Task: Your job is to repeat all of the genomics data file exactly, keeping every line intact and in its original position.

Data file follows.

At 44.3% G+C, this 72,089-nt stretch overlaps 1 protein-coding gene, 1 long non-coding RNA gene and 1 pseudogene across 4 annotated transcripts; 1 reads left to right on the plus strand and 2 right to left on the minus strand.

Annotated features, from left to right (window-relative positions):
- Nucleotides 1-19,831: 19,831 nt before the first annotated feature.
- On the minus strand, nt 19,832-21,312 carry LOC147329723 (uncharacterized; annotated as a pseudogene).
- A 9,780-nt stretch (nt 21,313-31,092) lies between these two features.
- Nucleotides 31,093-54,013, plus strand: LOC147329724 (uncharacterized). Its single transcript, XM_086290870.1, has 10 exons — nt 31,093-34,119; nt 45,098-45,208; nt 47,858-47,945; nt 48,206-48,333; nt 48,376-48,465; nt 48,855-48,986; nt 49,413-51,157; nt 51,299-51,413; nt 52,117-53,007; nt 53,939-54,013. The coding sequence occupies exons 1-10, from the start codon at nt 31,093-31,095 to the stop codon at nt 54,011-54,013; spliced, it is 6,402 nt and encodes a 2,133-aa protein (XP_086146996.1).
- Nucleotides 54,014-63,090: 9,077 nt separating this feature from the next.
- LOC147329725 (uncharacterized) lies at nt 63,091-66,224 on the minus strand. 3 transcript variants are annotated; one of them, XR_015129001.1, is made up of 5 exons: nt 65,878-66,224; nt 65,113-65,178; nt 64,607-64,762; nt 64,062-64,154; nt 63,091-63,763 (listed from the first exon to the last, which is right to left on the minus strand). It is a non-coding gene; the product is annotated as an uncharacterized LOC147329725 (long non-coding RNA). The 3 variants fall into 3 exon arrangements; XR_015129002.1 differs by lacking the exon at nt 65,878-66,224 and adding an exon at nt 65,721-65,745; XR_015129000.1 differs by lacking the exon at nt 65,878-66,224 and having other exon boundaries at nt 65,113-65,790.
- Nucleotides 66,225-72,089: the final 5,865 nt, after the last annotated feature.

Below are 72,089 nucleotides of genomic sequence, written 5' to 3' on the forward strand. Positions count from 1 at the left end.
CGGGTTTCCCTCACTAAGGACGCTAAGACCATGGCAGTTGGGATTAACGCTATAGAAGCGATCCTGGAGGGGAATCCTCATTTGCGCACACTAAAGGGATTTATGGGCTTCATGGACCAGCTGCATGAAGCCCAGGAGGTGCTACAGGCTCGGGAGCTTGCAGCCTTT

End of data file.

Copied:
At 44.3% G+C, this 72,089-nt stretch overlaps 1 protein-coding gene, 1 long non-coding RNA gene and 1 pseudogene across 4 annotated transcripts; 1 reads left to right on the plus strand and 2 right to left on the minus strand.

Annotated features, from left to right (window-relative positions):
- Nucleotides 1-19,831: 19,831 nt before the first annotated feature.
- On the minus strand, nt 19,832-21,312 carry LOC147329723 (uncharacterized; annotated as a pseudogene).
- A 9,780-nt stretch (nt 21,313-31,092) lies between these two features.
- Nucleotides 31,093-54,013, plus strand: LOC147329724 (uncharacterized). Its single transcript, XM_086290870.1, has 10 exons — nt 31,093-34,119; nt 45,098-45,208; nt 47,858-47,945; nt 48,206-48,333; nt 48,376-48,465; nt 48,855-48,986; nt 49,413-51,157; nt 51,299-51,413; nt 52,117-53,007; nt 53,939-54,013. The coding sequence occupies exons 1-10, from the start codon at nt 31,093-31,095 to the stop codon at nt 54,011-54,013; spliced, it is 6,402 nt and encodes a 2,133-aa protein (XP_086146996.1).
- Nucleotides 54,014-63,090: 9,077 nt separating this feature from the next.
- LOC147329725 (uncharacterized) lies at nt 63,091-66,224 on the minus strand. 3 transcript variants are annotated; one of them, XR_015129001.1, is made up of 5 exons: nt 65,878-66,224; nt 65,113-65,178; nt 64,607-64,762; nt 64,062-64,154; nt 63,091-63,763 (listed from the first exon to the last, which is right to left on the minus strand). It is a non-coding gene; the product is annotated as an uncharacterized LOC147329725 (long non-coding RNA). The 3 variants fall into 3 exon arrangements; XR_015129002.1 differs by lacking the exon at nt 65,878-66,224 and adding an exon at nt 65,721-65,745; XR_015129000.1 differs by lacking the exon at nt 65,878-66,224 and having other exon boundaries at nt 65,113-65,790.
- Nucleotides 66,225-72,089: the final 5,865 nt, after the last annotated feature.

Below are 72,089 nucleotides of genomic sequence, written 5' to 3' on the forward strand. Positions count from 1 at the left end.
CGGGTTTCCCTCACTAAGGACGCTAAGACCATGGCAGTTGGGATTAACGCTATAGAAGCGATCCTGGAGGGGAATCCTCATTTGCGCACACTAAAGGGATTTATGGGCTTCATGGACCAGCTGCATGAAGCCCAGGAGGTGCTACAGGCTCGGGAGCTTGCAGCCTTT